Stocks rose in volatile trade on Thursday, rebounding from steep losses earlier in the session, as traders assessed the latest US inflation data and what it means for the Federal Reserve going forward.

The Dow Jones Industrial Average rose 423 points, or 1.45%, recovering from a 500-point decline earlier in the day. The S&P 500 rose 1.25% and the Nasdaq Composite gained 1.02%.

Stocks rebounded after hitting their lowest levels since 2020, driven by gains in energy and banking stocks. Shares of Chevron gained more than 3% as oil prices soared, and bank stocks Goldman Sachs and JPMorgan rose 1.3% and 3%, respectively.

Earlier, stocks fell to session lows when September’s consumer inflation report came in higher than economists expected. The consumer price index rose 0.4% for the month, more than the Dow Jones estimate of 0.3%. On an annual basis, inflation increased by 8.2%.

The report warns that inflation is a persistent problem even amid sharp interest rate hikes from the central bank. Going forward, the Fed will likely have to keep raising and keeping rates high until there are signs that inflation is easing.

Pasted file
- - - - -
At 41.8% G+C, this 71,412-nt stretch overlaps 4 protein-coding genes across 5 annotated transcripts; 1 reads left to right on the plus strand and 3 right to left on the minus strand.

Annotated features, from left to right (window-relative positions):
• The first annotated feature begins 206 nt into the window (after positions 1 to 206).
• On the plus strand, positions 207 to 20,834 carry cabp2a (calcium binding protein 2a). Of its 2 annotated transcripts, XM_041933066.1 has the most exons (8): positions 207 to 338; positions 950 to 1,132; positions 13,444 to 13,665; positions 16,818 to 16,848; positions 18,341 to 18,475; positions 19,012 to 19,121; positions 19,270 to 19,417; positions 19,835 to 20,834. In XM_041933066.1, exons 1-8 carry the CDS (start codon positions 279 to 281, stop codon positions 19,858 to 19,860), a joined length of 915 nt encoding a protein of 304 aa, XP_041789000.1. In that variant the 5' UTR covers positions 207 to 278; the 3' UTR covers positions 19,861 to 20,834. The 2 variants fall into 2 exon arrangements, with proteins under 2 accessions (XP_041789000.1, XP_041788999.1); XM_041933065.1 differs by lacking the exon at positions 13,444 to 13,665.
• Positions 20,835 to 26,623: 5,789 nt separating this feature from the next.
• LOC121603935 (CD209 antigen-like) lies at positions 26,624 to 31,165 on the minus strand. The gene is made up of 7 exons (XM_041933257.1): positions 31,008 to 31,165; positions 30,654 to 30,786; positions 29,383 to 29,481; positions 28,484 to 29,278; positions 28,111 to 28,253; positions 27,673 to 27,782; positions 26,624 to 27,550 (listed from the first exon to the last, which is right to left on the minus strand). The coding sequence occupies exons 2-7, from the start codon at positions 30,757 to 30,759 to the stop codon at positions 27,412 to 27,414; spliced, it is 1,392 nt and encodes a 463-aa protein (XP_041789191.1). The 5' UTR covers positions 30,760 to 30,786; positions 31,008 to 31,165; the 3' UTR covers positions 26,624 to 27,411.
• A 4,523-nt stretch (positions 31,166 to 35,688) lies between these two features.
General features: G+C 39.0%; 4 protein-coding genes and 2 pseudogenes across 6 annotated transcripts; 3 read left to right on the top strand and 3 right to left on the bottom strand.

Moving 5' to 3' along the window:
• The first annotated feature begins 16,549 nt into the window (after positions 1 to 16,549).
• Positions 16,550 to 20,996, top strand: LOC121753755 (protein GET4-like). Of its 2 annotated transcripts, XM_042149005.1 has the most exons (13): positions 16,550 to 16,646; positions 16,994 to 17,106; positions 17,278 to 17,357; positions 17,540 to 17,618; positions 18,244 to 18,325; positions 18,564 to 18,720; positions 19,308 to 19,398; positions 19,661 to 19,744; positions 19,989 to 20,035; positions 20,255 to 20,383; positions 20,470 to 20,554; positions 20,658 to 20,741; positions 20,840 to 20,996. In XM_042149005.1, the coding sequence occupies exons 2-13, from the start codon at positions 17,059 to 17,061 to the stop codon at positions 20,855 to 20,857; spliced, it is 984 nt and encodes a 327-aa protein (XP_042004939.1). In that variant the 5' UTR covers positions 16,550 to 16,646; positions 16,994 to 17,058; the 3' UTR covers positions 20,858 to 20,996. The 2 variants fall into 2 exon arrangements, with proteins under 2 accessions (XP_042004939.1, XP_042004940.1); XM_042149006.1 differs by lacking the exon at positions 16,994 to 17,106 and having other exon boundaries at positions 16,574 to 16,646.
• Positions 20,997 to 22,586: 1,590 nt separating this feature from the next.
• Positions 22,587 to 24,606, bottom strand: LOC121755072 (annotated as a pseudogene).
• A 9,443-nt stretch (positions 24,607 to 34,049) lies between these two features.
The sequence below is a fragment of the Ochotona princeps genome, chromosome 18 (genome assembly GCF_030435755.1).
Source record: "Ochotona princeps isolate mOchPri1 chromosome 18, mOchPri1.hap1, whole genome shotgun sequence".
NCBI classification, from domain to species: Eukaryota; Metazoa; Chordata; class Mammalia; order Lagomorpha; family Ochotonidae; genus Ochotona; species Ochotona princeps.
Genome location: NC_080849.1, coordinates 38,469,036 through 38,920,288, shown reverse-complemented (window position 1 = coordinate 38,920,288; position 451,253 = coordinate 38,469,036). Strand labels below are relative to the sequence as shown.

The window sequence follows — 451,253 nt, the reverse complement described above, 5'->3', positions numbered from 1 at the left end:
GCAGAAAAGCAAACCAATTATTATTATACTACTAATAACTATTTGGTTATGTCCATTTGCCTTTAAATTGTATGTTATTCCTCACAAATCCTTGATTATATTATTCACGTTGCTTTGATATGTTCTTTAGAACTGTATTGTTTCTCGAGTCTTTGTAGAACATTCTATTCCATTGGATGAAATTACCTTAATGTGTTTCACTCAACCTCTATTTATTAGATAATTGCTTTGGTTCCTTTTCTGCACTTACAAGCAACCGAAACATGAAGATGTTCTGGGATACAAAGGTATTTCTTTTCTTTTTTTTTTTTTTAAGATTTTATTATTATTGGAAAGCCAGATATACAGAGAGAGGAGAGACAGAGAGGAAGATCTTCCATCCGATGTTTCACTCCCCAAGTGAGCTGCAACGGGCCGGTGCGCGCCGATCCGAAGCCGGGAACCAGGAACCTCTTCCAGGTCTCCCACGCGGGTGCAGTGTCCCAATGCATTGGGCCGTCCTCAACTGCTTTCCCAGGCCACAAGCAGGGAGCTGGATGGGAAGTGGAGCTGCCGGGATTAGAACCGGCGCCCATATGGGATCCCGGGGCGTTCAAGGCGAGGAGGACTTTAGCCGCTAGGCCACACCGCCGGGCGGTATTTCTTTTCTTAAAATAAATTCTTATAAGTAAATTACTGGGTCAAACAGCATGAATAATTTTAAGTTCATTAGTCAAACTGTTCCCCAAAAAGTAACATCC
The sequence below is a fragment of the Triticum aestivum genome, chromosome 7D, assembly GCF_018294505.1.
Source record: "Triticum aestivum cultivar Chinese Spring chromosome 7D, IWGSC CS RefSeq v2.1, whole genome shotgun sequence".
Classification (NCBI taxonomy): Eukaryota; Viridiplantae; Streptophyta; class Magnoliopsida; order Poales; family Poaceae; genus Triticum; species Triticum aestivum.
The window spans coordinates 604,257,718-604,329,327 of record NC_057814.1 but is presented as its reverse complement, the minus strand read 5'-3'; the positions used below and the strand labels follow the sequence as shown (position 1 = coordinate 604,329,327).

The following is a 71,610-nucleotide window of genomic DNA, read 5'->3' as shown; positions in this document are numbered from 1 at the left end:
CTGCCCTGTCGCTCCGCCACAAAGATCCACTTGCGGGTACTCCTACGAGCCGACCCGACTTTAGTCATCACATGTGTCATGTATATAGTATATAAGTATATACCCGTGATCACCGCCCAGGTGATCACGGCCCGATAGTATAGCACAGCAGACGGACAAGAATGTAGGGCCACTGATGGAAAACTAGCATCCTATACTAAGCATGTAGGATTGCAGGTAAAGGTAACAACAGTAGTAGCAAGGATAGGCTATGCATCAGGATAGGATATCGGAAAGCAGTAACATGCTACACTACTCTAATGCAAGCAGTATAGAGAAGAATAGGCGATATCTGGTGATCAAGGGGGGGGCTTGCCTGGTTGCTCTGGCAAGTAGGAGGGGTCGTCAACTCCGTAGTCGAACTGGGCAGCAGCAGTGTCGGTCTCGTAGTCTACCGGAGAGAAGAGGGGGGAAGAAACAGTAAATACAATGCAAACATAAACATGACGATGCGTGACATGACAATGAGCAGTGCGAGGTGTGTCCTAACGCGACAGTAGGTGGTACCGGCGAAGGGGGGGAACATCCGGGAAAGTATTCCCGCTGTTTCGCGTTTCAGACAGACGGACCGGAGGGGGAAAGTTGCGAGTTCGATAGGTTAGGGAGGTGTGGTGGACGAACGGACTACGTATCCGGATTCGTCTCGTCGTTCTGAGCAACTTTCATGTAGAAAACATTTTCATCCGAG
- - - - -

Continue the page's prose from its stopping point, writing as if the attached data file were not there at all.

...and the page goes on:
“A lot of times you can try to find a silver lining in certain numbers – I can’t. I think that’s why you’re seeing this really atrocious backlash right now,” said Steve Sosnick, chief strategist at Interactive Brokers.

Thursday’s CPI report comes a day after the government said the producer price index, another gauge of inflation, rose more than expected.

Investors also digested the Federal Reserve’s September meeting minutes, released Wednesday. Minutes showed that the central bank expected to keep raising interest rates until it saw inflation come down. But one comment has some thinking the Fed could instead slow rate hikes, or even reverse them, if the tumult in financial markets continues.

Going forward, investors will be watching for the start of the earnings season. On Friday, major banks JPMorgan Chase, Wells Fargo, Morgan Stanley and Citigroup all released their results.